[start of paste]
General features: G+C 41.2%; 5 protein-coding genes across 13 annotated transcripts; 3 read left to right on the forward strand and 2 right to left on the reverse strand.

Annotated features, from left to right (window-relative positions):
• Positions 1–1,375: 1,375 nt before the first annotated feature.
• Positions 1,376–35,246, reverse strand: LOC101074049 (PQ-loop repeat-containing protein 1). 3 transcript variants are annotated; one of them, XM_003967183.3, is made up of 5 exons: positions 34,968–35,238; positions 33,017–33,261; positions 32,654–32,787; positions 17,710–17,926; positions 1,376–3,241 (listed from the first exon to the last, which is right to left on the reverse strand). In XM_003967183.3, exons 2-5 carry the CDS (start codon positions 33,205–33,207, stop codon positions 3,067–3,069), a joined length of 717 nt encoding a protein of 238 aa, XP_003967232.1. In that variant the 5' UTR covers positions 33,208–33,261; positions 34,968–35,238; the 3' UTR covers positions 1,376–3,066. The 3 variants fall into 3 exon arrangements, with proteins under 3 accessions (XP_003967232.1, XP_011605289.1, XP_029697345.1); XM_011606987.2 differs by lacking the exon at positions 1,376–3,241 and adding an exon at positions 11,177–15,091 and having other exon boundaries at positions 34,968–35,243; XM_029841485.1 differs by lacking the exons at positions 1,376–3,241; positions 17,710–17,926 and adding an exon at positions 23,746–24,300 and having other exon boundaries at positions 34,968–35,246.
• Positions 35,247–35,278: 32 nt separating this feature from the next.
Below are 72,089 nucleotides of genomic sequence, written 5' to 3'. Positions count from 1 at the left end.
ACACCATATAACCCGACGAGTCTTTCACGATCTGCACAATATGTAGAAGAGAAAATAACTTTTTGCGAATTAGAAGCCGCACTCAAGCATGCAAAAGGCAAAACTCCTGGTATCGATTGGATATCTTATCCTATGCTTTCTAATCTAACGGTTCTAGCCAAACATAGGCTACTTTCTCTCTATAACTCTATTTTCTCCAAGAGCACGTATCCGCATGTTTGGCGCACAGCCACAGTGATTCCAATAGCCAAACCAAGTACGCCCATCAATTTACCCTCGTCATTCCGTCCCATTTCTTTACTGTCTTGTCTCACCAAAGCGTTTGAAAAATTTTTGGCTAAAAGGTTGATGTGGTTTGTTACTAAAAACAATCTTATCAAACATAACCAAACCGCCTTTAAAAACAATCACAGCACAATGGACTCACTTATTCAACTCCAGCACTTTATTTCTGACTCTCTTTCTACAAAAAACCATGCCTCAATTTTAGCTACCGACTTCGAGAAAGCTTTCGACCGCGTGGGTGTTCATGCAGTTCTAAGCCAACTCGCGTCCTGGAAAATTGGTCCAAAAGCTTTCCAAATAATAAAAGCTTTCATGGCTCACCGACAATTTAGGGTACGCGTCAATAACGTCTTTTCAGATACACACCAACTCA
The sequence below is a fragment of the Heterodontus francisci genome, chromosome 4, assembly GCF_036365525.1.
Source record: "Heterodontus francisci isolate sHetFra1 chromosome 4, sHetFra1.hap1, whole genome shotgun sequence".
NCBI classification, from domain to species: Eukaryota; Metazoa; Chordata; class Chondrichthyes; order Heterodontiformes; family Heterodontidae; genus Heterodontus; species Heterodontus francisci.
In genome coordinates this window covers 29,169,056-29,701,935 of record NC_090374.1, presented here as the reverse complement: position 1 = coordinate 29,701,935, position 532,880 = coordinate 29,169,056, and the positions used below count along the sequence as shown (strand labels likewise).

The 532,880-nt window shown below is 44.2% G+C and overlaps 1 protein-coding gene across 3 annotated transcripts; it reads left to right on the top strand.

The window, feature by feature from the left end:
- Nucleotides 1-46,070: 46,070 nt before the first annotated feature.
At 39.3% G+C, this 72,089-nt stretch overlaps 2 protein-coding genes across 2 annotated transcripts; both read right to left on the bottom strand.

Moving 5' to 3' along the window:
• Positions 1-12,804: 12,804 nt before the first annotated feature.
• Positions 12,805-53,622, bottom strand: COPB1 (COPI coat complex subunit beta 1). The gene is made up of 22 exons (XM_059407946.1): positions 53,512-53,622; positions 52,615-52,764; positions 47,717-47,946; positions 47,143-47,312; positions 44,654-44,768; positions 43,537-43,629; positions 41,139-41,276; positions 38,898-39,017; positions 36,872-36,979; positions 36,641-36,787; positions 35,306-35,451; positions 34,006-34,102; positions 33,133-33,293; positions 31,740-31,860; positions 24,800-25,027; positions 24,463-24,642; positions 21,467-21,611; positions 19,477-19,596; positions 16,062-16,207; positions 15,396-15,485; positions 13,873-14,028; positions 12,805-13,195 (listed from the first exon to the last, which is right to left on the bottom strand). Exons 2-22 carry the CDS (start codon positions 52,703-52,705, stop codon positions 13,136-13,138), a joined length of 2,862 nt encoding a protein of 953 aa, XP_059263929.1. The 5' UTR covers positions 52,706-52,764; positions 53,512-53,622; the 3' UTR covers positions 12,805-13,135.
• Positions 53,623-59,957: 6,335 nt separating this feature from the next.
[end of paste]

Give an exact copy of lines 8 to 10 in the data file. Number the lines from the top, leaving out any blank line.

The sequence below is a fragment of the Heterodontus francisci genome, chromosome 4, assembly GCF_036365525.1.
Source record: "Heterodontus francisci isolate sHetFra1 chromosome 4, sHetFra1.hap1, whole genome shotgun sequence".
NCBI classification, from domain to species: Eukaryota; Metazoa; Chordata; class Chondrichthyes; order Heterodontiformes; family Heterodontidae; genus Heterodontus; species Heterodontus francisci.